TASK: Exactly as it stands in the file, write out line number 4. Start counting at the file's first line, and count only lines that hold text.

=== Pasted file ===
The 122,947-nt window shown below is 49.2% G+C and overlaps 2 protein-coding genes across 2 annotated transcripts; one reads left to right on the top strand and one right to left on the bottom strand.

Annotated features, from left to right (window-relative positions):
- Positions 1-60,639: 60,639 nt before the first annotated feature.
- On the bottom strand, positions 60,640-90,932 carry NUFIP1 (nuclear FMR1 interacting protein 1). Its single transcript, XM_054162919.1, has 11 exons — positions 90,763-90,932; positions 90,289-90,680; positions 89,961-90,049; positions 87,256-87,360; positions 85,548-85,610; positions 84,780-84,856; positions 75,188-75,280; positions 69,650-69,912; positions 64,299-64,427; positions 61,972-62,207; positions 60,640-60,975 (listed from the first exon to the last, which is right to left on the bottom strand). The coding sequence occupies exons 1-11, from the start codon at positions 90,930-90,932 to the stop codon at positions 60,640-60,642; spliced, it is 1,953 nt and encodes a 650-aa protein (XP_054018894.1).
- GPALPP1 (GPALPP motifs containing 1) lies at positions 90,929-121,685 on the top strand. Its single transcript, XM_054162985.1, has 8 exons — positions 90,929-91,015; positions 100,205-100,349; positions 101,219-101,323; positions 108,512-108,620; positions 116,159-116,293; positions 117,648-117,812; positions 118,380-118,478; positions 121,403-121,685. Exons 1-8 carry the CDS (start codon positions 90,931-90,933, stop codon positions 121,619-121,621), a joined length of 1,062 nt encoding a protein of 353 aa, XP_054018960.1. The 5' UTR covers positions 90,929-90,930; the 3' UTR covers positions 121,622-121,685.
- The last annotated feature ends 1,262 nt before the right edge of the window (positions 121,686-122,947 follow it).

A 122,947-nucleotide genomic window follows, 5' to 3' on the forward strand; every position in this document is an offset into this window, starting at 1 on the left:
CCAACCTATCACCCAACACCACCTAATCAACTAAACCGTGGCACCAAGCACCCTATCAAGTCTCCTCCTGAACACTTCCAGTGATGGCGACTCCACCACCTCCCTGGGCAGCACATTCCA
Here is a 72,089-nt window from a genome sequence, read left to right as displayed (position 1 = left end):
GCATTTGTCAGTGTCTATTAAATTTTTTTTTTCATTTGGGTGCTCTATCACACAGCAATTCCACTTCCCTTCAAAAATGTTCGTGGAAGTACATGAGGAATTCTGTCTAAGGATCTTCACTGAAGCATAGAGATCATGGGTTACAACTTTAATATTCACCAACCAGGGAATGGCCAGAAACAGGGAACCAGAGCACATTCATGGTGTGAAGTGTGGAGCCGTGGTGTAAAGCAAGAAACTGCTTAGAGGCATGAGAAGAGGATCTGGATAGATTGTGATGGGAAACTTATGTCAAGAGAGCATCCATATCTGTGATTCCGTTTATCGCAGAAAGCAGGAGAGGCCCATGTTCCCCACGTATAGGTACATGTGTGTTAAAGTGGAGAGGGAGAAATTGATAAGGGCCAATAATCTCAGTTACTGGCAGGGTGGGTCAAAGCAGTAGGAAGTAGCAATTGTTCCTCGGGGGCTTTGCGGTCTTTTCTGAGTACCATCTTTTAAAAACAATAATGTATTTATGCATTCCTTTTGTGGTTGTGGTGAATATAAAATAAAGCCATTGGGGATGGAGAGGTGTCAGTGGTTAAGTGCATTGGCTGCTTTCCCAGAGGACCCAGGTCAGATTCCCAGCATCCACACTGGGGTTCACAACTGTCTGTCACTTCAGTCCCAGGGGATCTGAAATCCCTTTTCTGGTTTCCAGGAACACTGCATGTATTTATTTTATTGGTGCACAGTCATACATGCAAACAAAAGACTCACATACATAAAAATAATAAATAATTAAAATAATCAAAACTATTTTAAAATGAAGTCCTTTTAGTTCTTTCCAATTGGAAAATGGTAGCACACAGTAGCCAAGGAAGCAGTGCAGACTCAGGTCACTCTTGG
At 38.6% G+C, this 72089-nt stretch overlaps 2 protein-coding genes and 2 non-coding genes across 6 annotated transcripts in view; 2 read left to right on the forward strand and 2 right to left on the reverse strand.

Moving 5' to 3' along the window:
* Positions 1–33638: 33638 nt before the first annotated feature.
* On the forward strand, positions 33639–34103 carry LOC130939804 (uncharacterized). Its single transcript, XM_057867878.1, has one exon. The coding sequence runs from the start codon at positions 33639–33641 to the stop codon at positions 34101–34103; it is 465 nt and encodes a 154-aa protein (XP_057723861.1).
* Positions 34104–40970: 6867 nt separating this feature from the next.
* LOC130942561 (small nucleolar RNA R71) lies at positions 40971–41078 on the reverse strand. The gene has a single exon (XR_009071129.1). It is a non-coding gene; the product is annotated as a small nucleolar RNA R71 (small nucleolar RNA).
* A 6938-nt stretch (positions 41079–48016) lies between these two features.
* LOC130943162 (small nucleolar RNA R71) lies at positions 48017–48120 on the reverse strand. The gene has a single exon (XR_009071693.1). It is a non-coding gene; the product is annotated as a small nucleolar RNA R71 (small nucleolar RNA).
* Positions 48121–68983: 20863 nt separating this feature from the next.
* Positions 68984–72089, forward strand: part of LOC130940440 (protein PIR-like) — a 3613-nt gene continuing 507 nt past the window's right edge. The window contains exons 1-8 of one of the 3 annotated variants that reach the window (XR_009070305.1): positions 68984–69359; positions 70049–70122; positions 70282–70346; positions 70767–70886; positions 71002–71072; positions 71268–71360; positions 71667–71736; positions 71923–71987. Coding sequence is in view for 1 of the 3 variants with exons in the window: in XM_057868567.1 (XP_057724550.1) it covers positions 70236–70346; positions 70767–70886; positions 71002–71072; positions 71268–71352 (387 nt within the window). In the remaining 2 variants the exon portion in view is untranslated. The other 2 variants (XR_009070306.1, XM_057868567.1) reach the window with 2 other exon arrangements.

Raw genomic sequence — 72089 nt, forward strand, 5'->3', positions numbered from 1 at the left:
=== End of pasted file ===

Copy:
- On the bottom strand, positions 60,640-90,932 carry NUFIP1 (nuclear FMR1 interacting protein 1). Its single transcript, XM_054162919.1, has 11 exons — positions 90,763-90,932; positions 90,289-90,680; positions 89,961-90,049; positions 87,256-87,360; positions 85,548-85,610; positions 84,780-84,856; positions 75,188-75,280; positions 69,650-69,912; positions 64,299-64,427; positions 61,972-62,207; positions 60,640-60,975 (listed from the first exon to the last, which is right to left on the bottom strand). The coding sequence occupies exons 1-11, from the start codon at positions 90,930-90,932 to the stop codon at positions 60,640-60,642; spliced, it is 1,953 nt and encodes a 650-aa protein (XP_054018894.1).